Welcome to Puck Drop Preview 2018-19, where Last Word On Hockey gives you a detailed look at each team from around the NHL leading to the start of this hockey season and offers our insight and analysis. Make sure to stick around until the end of the series, where we’ll offer our full predictions for the standings in each division, and eventually our 2018-19 Stanley Cup pick. You can check out all our articles on our Puck Drop Page. Today the series continues with the Pacific Division.
2018-19 Pacific Division Preview – In Order of Projected Finish
Colton Osmond writes:
The Sharks finished third in the Pacific last season but are sure to be even better this year as they recently pulled off arguably the biggest acquisition of the off-season. San Jose acquired Swedish star Erik Karlsson from the Ottawa Senators for a package which included roster players Chris Tierney and Dylan DeMelo along with picks and prospects. Karlsson is arguably the league’s best defenceman and already having Brent Burns on the right side, as well as defensive specialist Marc-Edouard Vlasic on the left side, the Sharks can now compete with the Nashville Predators for the league’s top defence.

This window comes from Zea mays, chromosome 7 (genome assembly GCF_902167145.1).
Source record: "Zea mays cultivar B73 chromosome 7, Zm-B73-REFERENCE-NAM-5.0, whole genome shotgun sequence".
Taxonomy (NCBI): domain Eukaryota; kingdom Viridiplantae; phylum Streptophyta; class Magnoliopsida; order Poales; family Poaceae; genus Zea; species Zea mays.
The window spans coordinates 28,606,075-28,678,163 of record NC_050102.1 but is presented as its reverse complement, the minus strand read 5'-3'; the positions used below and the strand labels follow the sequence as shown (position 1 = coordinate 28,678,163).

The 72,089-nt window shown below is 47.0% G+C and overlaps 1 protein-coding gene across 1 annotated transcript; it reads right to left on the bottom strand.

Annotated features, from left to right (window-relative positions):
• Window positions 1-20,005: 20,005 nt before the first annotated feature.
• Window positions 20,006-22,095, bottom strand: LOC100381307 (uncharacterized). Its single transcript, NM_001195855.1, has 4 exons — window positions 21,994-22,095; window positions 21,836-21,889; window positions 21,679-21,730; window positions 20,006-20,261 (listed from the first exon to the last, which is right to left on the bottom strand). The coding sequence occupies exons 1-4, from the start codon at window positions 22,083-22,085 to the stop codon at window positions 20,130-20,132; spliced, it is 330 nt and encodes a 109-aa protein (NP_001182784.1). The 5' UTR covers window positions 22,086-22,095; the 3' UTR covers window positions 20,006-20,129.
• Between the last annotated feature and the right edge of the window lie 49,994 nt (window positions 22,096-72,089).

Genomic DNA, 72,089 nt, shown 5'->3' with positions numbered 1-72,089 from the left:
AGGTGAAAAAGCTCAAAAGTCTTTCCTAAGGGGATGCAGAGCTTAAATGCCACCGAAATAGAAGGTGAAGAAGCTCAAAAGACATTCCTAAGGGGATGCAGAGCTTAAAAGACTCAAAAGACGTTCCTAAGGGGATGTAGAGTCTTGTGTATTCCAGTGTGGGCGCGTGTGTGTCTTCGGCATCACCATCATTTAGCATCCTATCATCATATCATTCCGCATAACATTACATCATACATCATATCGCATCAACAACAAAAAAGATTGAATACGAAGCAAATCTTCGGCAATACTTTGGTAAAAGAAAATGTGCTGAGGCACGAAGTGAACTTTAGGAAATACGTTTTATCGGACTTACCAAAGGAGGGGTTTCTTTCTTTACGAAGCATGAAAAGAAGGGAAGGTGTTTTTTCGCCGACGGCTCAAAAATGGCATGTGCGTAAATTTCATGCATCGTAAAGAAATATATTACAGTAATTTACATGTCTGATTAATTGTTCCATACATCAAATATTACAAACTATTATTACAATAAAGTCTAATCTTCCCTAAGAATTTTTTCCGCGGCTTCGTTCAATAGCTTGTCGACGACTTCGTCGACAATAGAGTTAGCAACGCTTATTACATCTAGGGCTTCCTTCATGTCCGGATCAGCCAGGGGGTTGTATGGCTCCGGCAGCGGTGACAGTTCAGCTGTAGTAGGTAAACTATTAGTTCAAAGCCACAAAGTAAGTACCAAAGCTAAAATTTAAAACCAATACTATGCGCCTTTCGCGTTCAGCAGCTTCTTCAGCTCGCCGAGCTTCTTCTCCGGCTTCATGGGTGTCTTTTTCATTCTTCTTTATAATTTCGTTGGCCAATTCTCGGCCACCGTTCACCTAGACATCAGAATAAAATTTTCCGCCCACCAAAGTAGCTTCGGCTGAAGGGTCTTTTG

Not to be forgotten, the Sharks also locked up Evander Kane for another seven years at $7 million per season. These additions will certainly boost the offence, which was already sitting in the top half of the league. Led by captain Joe Pavelski, the Sharks certainly look like a juggernaut coming out of the west. In what is most likely Joe Thornton’s last season, could this be the year he finally gets to hoist Lord Stanley’s Cup?
LWOH Editor Connor Lapalme Writes:
Vegas just had the greatest season by an expansion team in NHL history. The upstart Knights topped the division last year with 109 points. They followed it up in the playoffs with a run to the Stanley Cup finals. On paper, Vegas looks very similar to last year. They did lose James Neal and David Perron in free agency, but they off-set those losses by signing Paul Stastny and trading for Max Pacioretty. Still, fans should expect a bit of a regression.
William Karlsson surprised the entire league by scoring 43 goals last year. It is unlikely that he will match that total again. Marc-Andre Fleury posted his best season, statistically for Vegas. While injuries limited him to 49 games, he was still able to post a 29-13-4 record with career-best goals against average (2.24) and save percentage (.927). Fleury’s game will not fall off a cliff, but it should regress a bit. The Golden Knights are poised to return to the playoffs, however, another 109 point season might be asking a bit much from the sophomore team.